There's something to be said for consistency. Novelty may be more thrilling, but this excitement is always short-lived. The whisky industry seems to worship "innovation" even when it adds nothing of value. Sales can always be higher and everyone wants to be the first to put out that new and exciting expression on the market. "Double Oak", how about "Triple Oak" or "Seven Oak"? Why finish a whisky in one wine cask when we can use 5 different wine casks? Ok, I'm being facetious. While there's nothing wrong with legitimate innovation, producing reliably good whisky seems to be passé, predictable, unexciting even.
Quietly making good whisky seems to be the spirits industry's equivalent of Ned Flanders asking for a "a piece of plain white bread with a glass of water on the side, for dippin'!" Yet not every distillery is jumping on the "put out a new limited edition whisky every other week" bandwagon. Maker's 46 was released in 2010, and it was the first widely-available variation on Maker's Mark since the distillery launched production in 1953.
- Nose: oak-forward, vanilla, candy corn, caramel, brown sugar, cherries, cinnamon
- Palate: rich mouthfeel, oaky, brown sugar, vanilla, a hint of Juicy Fruit gum, a little citrus
- Finish: long, with coconut, caramel, and a bit of a dark chocolate-mocha note, plenty of oak lingering
What was interesting to me was how consistent this was from the first sip to the last drop. I'm not referring to a single glass, but rather the bottle of Maker's 46. Many bourbons (and whiskies in general) seem to evolve over time as the fill level of the bottle changes. Maker's 46 did not. Now that's not a negative thing as I really enjoyed this Maker's with the oak turned up to eleven. Don't get me wrong, there are other flavours and the balance is interesting but it does lean heavily on oak notes. If you don't like oaky bourbons, this isn't the droid, er the bourbon you're looking for.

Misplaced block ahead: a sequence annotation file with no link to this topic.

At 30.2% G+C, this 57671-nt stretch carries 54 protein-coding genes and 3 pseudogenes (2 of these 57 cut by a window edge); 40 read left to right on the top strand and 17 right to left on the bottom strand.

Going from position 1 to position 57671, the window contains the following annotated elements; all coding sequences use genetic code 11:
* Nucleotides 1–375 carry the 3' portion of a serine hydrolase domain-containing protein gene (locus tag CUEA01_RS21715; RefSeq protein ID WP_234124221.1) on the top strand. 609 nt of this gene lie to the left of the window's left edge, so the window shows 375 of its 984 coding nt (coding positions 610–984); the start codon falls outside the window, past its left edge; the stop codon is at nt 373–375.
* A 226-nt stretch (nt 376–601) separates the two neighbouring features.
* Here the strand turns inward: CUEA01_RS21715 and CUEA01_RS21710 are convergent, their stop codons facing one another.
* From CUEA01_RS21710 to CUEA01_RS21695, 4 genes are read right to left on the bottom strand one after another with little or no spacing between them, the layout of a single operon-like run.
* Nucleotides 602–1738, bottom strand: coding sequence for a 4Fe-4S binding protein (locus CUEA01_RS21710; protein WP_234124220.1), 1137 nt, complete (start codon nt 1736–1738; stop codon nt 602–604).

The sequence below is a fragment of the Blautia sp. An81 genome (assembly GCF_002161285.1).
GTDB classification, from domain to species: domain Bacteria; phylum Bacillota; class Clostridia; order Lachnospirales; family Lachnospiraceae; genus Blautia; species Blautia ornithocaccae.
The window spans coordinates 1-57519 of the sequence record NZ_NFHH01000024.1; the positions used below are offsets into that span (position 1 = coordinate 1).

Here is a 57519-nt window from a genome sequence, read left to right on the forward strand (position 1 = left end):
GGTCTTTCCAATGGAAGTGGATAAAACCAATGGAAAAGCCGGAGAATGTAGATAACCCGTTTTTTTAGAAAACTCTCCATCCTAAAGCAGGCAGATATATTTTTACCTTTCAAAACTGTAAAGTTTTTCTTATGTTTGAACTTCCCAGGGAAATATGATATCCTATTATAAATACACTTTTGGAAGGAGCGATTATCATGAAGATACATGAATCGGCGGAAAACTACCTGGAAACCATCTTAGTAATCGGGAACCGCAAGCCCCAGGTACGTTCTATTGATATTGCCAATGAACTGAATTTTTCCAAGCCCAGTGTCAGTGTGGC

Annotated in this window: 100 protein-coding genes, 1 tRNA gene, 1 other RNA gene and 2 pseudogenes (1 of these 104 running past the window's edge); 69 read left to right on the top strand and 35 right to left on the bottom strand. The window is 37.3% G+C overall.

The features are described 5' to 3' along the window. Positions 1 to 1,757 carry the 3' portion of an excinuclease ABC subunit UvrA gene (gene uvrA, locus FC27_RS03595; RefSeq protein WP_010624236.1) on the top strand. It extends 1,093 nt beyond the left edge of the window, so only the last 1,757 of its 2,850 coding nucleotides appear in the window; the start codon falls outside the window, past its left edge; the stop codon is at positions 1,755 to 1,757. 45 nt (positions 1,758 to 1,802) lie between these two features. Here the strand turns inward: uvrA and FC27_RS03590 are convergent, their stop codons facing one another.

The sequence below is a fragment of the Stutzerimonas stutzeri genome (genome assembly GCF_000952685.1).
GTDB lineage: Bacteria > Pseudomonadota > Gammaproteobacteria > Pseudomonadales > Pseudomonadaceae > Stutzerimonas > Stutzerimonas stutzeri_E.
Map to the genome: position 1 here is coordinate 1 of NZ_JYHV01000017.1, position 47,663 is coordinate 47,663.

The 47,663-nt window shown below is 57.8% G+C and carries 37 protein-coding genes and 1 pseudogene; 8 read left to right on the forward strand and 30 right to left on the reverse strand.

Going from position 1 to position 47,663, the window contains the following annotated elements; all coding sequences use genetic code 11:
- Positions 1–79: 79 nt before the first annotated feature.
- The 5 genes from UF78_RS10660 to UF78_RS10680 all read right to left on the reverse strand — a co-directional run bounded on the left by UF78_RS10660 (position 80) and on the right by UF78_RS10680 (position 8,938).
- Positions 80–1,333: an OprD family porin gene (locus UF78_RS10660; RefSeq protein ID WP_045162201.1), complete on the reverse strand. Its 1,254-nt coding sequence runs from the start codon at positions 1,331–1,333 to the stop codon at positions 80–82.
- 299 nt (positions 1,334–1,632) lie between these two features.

This doesn't feel like a radical change from bourbon, but context is everything. This is different for Maker's Mark. It's kind of like when Ned Flanders was perceived as a rebel for refusing to shave "the old soup-strainer" when he moved to Humbleton, Pennsylvania. Flanders wasn't really "bad company", but the perception of his do-gooder personality had shifted. If you enjoy Maker's Mark, there's a good chance you'll enjoy Maker's 46. If you find standard Maker's a little tame, you might like this oakier iteration. It's fairly-priced in most areas and it's worth your time.
- Would I accept a glass if it were offered? Yes
- Would I order this in a bar or pub? Yes
- Would I purchase another bottle? Probably.
@Victor Ask Americans if Jack Daniel’s is bourbon though, and you’ll see some people get incredibly angry in record time.
@BlueNote there is no binding law or binding tradition within the United States on how to spell the word whisk(e)y. Each distiller is legally and culturally free to do exactly as s/he pleases in this regard. Maker's Mark distillery, George Dickel distillery, Catoctin Creek distillery, and others omit the "e". In the USA the spelling of the word whisky/whiskey is not considered by most people to be a subject worthy of getting excited about. I have never heard or read a single American other than in an online whisk(e)y forum show the slightest concern as to how the word is spelled, and what significance, if any, that spelling may have.
Do I get excited about the spelling of the word? No. Why? Because I am more interested in promoting freedom and creativity than I am in promoting restriction to the traditions of the past.